In the real world, I found a few use cases where the system is actually quite helpful. The most obvious instance is if you happen to get boxed in by surrounding vehicles after you’ve parked, you can simply scoot the car out and be on your way. I also found the system to be useful while parallel parked at a parking meter, where the lines were a few feet farther back than I thought. Instead of having to climb back into the car to move it, I simply used Smart Park to back it up 3 feet or so while I fed the meter. And the final case would be to squeeze the Sonata into tight spaces at home, whether it be an overstuffed garage or if you park next to a wall in an apartment complex.

I don’t think the way Smart Park is being demonstrated in the Super Bowl commercial is the best use case for the system for a few reasons. First, I don’t want to park that close to anybody in public, even if you can hop out of the car before jamming it in — what do you do if the occupants of the car next to you come back first? Or if they scratch up your car getting in because it’s a tight squeeze?

hyundai-sonata-limited-2020-04-instrument-panel--interior--smart-park.jpg 2020 Hyundai Sonata | photo by Brian Wong

The system also takes a while to operate, so in any kind of busy parking lot, there’s a lot of pressure involved. The process of lining the car up, activating the system, getting out and then getting the car moving again covers about 30 seconds, then you and the growing peanut gallery both get to stand there as the Sonata slowly crawls into the parking space. Unparking the car can also take awhile, especially going backward, because it only moves in a straight line. It can get out of the space, but you have to make sure it backs up far enough so that it has enough room to turn out — and in tighter parking lots, space can be hard to come by.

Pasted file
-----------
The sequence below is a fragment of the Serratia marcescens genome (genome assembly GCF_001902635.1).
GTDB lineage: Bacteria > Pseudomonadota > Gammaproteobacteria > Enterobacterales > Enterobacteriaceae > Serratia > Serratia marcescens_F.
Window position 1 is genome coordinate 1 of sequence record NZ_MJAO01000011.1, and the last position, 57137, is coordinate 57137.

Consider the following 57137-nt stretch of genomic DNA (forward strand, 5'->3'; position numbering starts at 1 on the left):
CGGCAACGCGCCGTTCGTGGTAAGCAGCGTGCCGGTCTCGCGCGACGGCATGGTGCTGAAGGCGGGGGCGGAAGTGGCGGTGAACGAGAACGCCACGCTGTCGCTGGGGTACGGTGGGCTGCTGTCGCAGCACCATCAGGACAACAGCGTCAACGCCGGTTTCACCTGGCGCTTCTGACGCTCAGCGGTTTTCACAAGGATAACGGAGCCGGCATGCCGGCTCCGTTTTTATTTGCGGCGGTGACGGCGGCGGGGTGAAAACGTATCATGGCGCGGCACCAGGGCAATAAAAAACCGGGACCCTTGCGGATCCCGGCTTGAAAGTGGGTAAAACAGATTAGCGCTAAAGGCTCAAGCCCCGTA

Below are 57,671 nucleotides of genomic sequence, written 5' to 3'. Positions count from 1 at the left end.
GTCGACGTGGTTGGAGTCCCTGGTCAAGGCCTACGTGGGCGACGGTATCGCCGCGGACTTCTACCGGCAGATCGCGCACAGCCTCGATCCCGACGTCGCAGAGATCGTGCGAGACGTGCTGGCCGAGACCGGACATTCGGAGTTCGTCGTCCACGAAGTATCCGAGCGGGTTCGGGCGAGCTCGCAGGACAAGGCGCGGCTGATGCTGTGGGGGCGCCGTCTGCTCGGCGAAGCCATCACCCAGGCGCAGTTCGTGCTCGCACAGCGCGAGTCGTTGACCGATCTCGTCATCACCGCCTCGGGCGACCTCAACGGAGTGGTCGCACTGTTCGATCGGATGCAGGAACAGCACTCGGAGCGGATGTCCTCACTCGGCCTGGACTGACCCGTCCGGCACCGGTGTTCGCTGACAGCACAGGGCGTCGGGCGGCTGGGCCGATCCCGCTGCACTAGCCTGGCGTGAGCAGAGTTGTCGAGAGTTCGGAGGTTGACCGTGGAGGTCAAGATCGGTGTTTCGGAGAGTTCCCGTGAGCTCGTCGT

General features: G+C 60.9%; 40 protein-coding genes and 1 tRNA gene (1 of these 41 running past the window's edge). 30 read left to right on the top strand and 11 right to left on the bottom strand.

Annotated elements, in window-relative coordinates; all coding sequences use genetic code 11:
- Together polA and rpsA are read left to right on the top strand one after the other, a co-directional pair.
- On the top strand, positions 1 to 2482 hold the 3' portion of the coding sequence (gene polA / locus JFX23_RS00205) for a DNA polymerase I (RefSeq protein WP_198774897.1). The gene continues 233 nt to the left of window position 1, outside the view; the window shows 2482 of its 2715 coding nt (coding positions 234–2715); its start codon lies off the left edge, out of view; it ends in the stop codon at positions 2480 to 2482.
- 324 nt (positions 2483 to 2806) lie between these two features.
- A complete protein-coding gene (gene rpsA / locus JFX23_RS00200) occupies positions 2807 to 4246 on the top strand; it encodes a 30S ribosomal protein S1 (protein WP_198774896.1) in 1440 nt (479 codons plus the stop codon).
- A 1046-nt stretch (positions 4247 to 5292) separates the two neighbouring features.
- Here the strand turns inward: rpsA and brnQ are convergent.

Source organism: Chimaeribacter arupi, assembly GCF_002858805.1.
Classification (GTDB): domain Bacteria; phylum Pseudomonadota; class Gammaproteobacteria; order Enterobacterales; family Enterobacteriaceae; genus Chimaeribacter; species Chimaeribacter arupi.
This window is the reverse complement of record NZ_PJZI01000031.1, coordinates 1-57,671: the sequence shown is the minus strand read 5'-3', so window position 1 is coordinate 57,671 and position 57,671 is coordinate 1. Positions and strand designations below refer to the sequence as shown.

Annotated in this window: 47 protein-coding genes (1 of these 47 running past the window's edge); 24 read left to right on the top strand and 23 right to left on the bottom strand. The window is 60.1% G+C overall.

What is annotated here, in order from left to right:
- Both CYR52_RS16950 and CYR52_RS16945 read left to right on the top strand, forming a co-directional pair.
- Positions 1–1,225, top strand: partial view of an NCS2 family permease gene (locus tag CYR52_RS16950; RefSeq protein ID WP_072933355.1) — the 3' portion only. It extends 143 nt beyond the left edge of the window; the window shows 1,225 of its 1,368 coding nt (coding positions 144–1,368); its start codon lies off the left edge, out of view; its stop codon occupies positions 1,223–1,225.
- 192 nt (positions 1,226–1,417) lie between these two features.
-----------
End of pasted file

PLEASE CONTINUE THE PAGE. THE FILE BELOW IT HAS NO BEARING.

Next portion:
The Sonata is not alone. We have to give credit to BMW and Tesla for offering systems of a similar ilk (and for having done it first). Tesla goes a step further by also offering the “Smart Summon” feature, which will actually pull the car out of the parking space and drive it over to you.

Though not as seamless as it seems in the commercial, there are clear situations where Smart Park can help you out of a bind and make life a little bit easier for those who live in cities where the parking spaces are small. In any case, if you see a Sonata creeping by without a driver, don’t be alarmed — it’ll be moving so slowly that it’ll feel like the car is more scared of you than you are of it.’s Editorial department is your source for automotive news and reviews. In line with’s long-standing ethics policy, editors and reviewers don’t accept gifts or free trips from automakers. The Editorial department is independent of’s advertising, sales and sponsored content departments.

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Former L.A. Bureau Chief Brian Wong is a California native with a soft spot for convertibles and free parking. Email Brian Wong